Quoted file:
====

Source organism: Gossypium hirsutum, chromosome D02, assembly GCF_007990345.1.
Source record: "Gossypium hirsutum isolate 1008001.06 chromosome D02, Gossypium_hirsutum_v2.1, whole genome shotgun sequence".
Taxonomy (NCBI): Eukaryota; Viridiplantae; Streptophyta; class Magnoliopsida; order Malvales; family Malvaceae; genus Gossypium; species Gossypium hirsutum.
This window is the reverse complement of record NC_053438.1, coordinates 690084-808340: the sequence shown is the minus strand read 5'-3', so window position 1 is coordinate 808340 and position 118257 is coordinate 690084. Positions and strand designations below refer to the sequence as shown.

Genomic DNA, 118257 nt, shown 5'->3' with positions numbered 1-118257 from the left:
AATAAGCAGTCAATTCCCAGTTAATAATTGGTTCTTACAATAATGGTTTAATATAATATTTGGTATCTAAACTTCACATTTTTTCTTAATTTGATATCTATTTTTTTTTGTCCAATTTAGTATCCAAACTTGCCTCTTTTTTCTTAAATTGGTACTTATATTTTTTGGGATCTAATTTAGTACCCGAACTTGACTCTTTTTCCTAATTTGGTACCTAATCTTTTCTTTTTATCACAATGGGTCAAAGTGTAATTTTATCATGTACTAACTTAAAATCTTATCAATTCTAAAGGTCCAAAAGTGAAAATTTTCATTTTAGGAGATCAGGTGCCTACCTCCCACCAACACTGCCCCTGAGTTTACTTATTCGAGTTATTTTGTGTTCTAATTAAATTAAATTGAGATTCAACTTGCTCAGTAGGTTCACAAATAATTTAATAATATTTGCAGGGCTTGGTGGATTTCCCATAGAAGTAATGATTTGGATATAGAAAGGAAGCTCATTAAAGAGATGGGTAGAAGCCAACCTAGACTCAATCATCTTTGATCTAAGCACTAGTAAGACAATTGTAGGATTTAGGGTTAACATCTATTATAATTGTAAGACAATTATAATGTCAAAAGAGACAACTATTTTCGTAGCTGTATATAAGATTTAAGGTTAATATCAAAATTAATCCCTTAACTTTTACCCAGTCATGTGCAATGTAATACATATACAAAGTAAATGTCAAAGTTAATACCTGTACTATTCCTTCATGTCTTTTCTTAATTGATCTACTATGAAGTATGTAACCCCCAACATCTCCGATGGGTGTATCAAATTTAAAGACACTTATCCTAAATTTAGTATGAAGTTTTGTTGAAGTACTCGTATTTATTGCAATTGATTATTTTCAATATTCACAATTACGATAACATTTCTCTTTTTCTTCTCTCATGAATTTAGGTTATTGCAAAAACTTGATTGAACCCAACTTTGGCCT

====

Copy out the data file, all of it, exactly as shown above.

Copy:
Source organism: Gossypium hirsutum, chromosome D02, assembly GCF_007990345.1.
Source record: "Gossypium hirsutum isolate 1008001.06 chromosome D02, Gossypium_hirsutum_v2.1, whole genome shotgun sequence".
Taxonomy (NCBI): Eukaryota; Viridiplantae; Streptophyta; class Magnoliopsida; order Malvales; family Malvaceae; genus Gossypium; species Gossypium hirsutum.
This window is the reverse complement of record NC_053438.1, coordinates 690084-808340: the sequence shown is the minus strand read 5'-3', so window position 1 is coordinate 808340 and position 118257 is coordinate 690084. Positions and strand designations below refer to the sequence as shown.

Genomic DNA, 118257 nt, shown 5'->3' with positions numbered 1-118257 from the left:
AATAAGCAGTCAATTCCCAGTTAATAATTGGTTCTTACAATAATGGTTTAATATAATATTTGGTATCTAAACTTCACATTTTTTCTTAATTTGATATCTATTTTTTTTTGTCCAATTTAGTATCCAAACTTGCCTCTTTTTTCTTAAATTGGTACTTATATTTTTTGGGATCTAATTTAGTACCCGAACTTGACTCTTTTTCCTAATTTGGTACCTAATCTTTTCTTTTTATCACAATGGGTCAAAGTGTAATTTTATCATGTACTAACTTAAAATCTTATCAATTCTAAAGGTCCAAAAGTGAAAATTTTCATTTTAGGAGATCAGGTGCCTACCTCCCACCAACACTGCCCCTGAGTTTACTTATTCGAGTTATTTTGTGTTCTAATTAAATTAAATTGAGATTCAACTTGCTCAGTAGGTTCACAAATAATTTAATAATATTTGCAGGGCTTGGTGGATTTCCCATAGAAGTAATGATTTGGATATAGAAAGGAAGCTCATTAAAGAGATGGGTAGAAGCCAACCTAGACTCAATCATCTTTGATCTAAGCACTAGTAAGACAATTGTAGGATTTAGGGTTAACATCTATTATAATTGTAAGACAATTATAATGTCAAAAGAGACAACTATTTTCGTAGCTGTATATAAGATTTAAGGTTAATATCAAAATTAATCCCTTAACTTTTACCCAGTCATGTGCAATGTAATACATATACAAAGTAAATGTCAAAGTTAATACCTGTACTATTCCTTCATGTCTTTTCTTAATTGATCTACTATGAAGTATGTAACCCCCAACATCTCCGATGGGTGTATCAAATTTAAAGACACTTATCCTAAATTTAGTATGAAGTTTTGTTGAAGTACTCGTATTTATTGCAATTGATTATTTTCAATATTCACAATTACGATAACATTTCTCTTTTTCTTCTCTCATGAATTTAGGTTATTGCAAAAACTTGATTGAACCCAACTTTGGCCT